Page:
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Nicholas Marsh-Armstrong; The role of transcellular mitophagy in glaucoma. Invest. Ophthalmol. Vis. Sci. 201657(12):.
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© 2017 Association for Research in Vision and Ophthalmology.
Presentation Description :
Mitochondria are essential organelles that perform many functions, including the production of the energy to drive biological processes within cells. Retinal ganglion cells have a unique dependence on their mitochondria, since mutations in both nuclear encoded and mitochondria encoded genes result in preferential loss of retinal ganglion cells. Mitophagy is the process by which damaged mitochondria are tagged and delivered to lysosomes for degradation, and until recently was believed to be a fully cell autonomous process. However, we recently discovered that large numbers of retinal ganglion cell mitochondria are shed from axons and degraded by phagocytic astrocytes at the optic nerve head of normal mice. These data will be presented along with recent data demonstrating that this process is regulated, including in animals that model discrete aspects of glaucoma. Since this unusual mode of mitochondria degradation occurs at the optic nerve head, the presumed site of axon damage in glaucoma, the possibility that transcellular mitophagy plays a role in glaucoma progression will be discussed.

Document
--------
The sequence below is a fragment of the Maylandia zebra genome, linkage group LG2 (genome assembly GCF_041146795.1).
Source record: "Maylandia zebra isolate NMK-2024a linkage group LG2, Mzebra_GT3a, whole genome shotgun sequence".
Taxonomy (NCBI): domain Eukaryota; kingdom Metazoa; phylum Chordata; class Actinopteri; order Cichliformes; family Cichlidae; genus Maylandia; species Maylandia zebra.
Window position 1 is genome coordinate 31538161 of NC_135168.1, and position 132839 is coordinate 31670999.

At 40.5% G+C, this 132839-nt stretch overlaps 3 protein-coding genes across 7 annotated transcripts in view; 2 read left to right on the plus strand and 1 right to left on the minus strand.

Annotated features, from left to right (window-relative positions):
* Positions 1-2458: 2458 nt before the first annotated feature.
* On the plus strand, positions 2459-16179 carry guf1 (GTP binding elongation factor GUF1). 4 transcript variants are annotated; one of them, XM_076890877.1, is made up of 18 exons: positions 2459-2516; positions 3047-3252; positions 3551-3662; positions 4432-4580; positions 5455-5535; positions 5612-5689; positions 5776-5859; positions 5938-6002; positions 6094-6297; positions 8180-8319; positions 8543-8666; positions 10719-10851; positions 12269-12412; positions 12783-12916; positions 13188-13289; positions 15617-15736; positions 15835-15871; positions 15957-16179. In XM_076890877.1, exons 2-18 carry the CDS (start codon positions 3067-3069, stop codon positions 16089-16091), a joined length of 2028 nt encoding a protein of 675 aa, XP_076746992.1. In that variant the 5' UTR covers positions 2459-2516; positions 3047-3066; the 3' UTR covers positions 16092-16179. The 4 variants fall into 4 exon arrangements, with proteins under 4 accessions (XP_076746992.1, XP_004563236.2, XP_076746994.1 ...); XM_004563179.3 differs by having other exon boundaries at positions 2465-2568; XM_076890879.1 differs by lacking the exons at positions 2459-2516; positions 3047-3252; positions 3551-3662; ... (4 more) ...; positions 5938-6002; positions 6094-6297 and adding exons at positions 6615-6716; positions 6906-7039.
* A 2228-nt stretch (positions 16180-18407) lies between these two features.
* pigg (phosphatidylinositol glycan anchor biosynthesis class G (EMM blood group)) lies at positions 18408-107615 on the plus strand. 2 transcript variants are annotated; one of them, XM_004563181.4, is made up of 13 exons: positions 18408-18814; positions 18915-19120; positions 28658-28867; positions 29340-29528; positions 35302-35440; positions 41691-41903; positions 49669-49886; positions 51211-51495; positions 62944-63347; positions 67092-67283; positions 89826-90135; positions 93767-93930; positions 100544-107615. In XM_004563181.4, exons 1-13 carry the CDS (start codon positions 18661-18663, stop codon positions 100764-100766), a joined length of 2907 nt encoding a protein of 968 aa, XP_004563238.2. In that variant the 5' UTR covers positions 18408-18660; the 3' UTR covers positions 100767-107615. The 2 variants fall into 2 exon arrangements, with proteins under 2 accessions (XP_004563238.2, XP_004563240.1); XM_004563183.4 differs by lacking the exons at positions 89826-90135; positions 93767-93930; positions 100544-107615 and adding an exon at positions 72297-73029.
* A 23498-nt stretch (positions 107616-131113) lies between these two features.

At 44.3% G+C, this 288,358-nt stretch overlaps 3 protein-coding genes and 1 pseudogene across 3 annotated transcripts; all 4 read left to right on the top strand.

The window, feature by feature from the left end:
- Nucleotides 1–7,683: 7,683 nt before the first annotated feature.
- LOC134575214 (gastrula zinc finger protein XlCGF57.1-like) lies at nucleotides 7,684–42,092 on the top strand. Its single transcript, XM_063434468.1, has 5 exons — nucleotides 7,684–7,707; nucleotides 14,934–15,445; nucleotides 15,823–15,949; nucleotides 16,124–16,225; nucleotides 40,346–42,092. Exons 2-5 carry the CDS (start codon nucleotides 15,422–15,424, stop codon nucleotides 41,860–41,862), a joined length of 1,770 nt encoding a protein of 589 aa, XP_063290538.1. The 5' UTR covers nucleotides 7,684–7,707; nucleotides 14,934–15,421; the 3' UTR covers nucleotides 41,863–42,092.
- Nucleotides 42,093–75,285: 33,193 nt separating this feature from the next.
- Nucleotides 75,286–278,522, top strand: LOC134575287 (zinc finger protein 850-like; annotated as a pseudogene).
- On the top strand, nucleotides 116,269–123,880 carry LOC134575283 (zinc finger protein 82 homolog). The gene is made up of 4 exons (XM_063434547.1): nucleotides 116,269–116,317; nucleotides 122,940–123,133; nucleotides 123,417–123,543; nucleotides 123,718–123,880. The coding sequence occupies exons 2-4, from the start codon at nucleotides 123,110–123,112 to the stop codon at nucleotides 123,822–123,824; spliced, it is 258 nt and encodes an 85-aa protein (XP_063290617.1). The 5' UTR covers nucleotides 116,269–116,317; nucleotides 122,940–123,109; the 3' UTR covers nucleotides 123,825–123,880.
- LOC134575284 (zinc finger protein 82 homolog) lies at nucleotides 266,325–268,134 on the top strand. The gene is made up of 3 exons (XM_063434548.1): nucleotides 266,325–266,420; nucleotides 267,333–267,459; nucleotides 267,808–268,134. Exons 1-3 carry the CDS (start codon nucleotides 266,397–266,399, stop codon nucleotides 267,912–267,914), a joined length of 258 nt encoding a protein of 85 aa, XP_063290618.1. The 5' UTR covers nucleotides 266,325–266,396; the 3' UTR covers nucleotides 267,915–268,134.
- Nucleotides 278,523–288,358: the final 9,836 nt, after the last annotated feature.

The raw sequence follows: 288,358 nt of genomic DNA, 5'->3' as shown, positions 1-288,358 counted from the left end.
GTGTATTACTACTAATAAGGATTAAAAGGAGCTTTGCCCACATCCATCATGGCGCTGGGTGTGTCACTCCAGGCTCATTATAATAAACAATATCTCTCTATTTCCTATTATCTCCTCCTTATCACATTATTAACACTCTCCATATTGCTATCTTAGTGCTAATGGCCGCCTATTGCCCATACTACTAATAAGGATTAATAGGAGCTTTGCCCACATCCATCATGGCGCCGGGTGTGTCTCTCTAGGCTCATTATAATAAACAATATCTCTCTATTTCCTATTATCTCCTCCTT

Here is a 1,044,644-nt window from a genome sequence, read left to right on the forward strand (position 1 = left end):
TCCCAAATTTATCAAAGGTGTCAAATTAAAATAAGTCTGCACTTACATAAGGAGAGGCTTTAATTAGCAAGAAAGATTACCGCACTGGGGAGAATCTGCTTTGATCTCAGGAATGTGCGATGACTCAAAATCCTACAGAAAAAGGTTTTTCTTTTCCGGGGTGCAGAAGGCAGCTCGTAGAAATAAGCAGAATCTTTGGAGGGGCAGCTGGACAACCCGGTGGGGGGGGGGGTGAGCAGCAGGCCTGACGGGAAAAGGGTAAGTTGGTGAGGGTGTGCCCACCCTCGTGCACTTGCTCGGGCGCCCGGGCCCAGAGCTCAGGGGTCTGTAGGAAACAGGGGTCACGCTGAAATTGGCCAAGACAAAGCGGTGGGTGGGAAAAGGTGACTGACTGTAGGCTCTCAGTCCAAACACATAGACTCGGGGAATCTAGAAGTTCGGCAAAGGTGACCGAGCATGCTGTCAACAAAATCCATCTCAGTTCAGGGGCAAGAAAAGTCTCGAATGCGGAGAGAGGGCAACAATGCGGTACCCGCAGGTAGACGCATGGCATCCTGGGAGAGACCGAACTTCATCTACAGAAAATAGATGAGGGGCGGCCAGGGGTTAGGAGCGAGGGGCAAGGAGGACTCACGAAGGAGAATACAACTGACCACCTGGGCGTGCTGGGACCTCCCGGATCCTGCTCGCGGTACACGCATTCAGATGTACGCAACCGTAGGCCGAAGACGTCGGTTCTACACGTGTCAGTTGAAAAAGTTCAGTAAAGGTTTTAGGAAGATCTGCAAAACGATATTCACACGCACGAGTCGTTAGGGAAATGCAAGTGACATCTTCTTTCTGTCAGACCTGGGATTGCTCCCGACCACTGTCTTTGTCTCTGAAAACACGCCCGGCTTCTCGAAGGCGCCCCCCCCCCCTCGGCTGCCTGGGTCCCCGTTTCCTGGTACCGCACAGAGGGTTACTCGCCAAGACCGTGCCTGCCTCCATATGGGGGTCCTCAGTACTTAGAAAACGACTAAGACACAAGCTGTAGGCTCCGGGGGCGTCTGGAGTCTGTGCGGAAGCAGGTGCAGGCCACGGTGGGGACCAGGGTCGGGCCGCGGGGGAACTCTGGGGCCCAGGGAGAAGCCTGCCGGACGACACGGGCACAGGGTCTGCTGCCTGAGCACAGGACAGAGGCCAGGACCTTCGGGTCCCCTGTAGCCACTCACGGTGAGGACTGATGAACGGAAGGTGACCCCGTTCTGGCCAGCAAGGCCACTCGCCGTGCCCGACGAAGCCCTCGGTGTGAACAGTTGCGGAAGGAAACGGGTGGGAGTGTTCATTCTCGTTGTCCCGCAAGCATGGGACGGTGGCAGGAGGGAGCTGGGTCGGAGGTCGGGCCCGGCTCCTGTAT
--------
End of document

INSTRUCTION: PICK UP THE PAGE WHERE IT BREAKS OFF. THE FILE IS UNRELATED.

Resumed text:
This is an abstract that was submitted for the 2016 ARVO Annual Meeting, held in Seattle, Wash., May 1-5, 2016.
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